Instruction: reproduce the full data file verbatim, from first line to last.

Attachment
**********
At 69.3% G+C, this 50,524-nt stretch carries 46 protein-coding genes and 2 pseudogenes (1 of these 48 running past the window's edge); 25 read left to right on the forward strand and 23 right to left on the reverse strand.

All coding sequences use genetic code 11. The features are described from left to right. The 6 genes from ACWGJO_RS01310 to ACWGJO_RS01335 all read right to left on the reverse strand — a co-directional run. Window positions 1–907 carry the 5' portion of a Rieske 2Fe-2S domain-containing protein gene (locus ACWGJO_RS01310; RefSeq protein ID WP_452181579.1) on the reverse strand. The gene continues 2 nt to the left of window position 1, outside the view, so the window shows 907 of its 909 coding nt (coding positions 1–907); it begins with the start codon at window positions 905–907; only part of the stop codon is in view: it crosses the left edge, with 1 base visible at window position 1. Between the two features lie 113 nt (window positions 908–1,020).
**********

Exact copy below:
At 69.3% G+C, this 50,524-nt stretch carries 46 protein-coding genes and 2 pseudogenes (1 of these 48 running past the window's edge); 25 read left to right on the forward strand and 23 right to left on the reverse strand.

All coding sequences use genetic code 11. The features are described from left to right. The 6 genes from ACWGJO_RS01310 to ACWGJO_RS01335 all read right to left on the reverse strand — a co-directional run. Window positions 1–907 carry the 5' portion of a Rieske 2Fe-2S domain-containing protein gene (locus ACWGJO_RS01310; RefSeq protein ID WP_452181579.1) on the reverse strand. The gene continues 2 nt to the left of window position 1, outside the view, so the window shows 907 of its 909 coding nt (coding positions 1–907); it begins with the start codon at window positions 905–907; only part of the stop codon is in view: it crosses the left edge, with 1 base visible at window position 1. Between the two features lie 113 nt (window positions 908–1,020).